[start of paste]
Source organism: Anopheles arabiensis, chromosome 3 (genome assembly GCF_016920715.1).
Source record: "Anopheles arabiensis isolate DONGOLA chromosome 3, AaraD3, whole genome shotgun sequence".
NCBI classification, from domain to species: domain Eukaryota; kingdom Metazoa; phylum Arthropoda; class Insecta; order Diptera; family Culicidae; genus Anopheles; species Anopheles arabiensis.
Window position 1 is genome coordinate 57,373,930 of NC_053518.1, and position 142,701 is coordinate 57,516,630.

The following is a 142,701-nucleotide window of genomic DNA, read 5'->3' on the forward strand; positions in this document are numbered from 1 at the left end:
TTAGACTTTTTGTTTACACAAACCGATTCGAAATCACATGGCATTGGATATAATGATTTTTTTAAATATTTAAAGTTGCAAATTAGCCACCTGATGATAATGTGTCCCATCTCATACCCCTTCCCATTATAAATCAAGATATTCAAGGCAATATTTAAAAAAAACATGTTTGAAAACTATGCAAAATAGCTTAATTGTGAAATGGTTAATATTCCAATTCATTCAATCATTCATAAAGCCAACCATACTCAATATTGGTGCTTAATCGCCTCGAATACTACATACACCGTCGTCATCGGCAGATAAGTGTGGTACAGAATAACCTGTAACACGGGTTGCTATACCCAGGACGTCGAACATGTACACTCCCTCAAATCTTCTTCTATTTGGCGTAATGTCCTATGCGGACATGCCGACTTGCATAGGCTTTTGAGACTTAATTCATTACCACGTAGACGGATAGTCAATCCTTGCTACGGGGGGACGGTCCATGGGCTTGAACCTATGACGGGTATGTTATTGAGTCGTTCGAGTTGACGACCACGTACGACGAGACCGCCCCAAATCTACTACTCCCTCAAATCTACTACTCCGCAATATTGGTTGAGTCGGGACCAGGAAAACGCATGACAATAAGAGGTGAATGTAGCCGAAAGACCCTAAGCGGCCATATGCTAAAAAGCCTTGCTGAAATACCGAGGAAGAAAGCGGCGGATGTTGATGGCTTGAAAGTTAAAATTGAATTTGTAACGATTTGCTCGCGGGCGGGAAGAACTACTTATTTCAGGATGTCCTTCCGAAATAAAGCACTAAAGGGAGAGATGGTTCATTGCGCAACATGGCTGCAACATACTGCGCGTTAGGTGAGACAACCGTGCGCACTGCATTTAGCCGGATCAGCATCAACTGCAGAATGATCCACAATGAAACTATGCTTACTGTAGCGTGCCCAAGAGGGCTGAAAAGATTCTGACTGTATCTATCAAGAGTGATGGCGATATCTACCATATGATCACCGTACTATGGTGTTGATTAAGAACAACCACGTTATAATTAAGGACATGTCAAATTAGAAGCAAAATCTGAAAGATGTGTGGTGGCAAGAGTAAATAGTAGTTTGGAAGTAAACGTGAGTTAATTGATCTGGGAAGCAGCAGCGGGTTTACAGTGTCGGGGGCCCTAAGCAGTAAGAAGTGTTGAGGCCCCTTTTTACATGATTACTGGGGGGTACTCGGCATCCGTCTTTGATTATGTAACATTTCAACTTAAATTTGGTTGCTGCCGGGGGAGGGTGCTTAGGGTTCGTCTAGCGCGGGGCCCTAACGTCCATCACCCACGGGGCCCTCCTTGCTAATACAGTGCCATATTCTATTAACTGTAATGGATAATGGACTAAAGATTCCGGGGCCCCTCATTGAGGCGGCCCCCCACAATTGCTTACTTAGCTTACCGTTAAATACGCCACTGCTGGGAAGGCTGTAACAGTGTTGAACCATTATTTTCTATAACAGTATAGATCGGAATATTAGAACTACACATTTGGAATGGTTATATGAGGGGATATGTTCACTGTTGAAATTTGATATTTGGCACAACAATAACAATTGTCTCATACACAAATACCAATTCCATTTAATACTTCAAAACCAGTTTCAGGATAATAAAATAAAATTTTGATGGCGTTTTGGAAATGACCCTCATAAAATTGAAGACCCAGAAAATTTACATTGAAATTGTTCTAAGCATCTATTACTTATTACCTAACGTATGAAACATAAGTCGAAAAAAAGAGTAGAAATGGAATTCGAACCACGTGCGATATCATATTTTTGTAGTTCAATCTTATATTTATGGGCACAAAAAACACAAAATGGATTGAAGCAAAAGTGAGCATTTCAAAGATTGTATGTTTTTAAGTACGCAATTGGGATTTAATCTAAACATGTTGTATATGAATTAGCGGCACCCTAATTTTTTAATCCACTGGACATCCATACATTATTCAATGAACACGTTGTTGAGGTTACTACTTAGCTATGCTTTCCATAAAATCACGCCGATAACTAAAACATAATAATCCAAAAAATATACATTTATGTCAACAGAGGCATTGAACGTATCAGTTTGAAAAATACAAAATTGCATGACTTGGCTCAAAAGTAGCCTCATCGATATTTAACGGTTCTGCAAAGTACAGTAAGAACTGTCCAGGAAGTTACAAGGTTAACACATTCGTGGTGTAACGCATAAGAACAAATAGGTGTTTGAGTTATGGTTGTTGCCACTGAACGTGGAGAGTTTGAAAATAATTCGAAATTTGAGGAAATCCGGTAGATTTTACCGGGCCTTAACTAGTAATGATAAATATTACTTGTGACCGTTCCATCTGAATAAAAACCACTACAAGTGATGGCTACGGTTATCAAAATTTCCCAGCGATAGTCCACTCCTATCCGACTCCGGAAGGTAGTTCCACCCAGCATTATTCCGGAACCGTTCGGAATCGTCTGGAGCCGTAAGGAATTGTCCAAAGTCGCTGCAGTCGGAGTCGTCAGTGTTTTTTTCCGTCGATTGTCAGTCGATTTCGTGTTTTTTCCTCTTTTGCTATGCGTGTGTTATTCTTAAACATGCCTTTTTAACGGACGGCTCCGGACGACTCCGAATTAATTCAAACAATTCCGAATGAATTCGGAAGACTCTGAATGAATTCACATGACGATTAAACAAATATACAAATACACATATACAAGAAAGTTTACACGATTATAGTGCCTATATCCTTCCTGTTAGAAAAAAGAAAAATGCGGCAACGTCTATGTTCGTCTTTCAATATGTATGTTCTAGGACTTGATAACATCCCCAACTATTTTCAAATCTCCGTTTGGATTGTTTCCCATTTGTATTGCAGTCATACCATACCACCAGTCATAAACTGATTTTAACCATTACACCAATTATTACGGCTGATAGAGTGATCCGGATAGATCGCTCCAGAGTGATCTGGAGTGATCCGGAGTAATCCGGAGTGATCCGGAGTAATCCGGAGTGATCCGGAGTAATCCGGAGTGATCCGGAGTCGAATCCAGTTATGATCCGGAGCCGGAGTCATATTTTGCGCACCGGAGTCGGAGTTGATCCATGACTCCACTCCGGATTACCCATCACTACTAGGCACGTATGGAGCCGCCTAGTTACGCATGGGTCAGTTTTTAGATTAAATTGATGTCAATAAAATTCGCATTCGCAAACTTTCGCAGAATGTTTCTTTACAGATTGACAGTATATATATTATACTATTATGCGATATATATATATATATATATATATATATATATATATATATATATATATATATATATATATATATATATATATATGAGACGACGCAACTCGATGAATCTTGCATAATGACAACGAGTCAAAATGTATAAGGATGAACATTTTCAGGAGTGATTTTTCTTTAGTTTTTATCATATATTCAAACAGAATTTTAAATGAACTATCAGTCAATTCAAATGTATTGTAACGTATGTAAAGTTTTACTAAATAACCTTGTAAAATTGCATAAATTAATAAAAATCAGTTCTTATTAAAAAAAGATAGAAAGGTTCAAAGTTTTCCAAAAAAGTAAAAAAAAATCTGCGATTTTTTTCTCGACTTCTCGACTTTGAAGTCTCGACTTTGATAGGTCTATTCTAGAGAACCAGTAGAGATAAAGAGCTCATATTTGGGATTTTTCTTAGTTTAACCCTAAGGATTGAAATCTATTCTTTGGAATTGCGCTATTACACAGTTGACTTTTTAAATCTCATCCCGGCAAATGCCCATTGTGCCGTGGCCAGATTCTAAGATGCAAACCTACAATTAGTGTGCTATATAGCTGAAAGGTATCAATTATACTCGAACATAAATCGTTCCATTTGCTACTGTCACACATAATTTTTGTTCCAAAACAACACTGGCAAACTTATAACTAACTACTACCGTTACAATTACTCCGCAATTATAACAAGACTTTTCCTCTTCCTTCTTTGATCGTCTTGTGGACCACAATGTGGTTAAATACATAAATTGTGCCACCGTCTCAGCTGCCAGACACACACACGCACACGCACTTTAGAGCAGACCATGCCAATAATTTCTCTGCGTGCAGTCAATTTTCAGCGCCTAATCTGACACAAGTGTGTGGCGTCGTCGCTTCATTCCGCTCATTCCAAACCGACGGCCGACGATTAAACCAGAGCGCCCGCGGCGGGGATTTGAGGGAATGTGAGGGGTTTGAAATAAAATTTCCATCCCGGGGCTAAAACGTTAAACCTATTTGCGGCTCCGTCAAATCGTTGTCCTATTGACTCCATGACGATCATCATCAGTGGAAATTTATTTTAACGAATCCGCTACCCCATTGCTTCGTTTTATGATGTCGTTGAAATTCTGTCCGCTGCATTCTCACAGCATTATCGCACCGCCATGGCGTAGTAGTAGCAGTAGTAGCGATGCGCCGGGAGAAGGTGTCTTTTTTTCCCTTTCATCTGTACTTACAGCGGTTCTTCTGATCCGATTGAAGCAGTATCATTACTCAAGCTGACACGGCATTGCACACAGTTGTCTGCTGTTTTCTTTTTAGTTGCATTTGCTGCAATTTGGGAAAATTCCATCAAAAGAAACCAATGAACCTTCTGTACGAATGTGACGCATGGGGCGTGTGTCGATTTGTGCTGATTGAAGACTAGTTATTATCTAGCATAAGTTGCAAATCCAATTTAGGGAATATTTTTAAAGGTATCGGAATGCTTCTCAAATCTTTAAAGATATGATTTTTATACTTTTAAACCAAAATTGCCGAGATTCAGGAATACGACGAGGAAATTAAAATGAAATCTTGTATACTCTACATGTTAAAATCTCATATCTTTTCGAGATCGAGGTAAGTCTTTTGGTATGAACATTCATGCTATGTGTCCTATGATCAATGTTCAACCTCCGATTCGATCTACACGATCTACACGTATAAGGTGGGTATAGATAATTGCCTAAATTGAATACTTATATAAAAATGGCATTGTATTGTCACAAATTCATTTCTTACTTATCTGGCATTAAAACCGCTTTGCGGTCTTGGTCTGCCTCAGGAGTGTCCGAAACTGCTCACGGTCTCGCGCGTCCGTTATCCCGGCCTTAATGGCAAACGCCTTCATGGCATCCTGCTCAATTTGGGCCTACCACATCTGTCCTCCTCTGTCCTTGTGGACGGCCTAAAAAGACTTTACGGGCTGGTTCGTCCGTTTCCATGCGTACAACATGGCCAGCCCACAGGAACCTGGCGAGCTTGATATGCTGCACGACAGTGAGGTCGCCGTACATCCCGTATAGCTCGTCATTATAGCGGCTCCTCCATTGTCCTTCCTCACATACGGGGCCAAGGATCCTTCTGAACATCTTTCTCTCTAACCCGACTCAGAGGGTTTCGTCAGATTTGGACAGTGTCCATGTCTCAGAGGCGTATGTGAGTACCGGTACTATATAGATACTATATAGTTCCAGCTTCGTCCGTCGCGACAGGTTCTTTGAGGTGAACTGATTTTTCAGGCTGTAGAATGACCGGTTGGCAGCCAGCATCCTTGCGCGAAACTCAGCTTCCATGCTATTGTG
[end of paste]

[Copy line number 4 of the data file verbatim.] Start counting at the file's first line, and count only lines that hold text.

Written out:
Window position 1 is genome coordinate 57,373,930 of NC_053518.1, and position 142,701 is coordinate 57,516,630.